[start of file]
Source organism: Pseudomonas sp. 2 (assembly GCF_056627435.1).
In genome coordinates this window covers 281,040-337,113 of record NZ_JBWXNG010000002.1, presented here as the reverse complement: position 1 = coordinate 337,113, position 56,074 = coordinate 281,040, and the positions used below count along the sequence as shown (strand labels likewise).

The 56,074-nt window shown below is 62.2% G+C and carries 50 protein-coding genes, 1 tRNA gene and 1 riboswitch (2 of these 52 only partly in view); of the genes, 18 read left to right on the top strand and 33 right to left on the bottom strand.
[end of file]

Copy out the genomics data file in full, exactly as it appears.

Source organism: Pseudomonas sp. 2 (assembly GCF_056627435.1).
In genome coordinates this window covers 281,040-337,113 of record NZ_JBWXNG010000002.1, presented here as the reverse complement: position 1 = coordinate 337,113, position 56,074 = coordinate 281,040, and the positions used below count along the sequence as shown (strand labels likewise).

The 56,074-nt window shown below is 62.2% G+C and carries 50 protein-coding genes, 1 tRNA gene and 1 riboswitch (2 of these 52 only partly in view); of the genes, 18 read left to right on the top strand and 33 right to left on the bottom strand.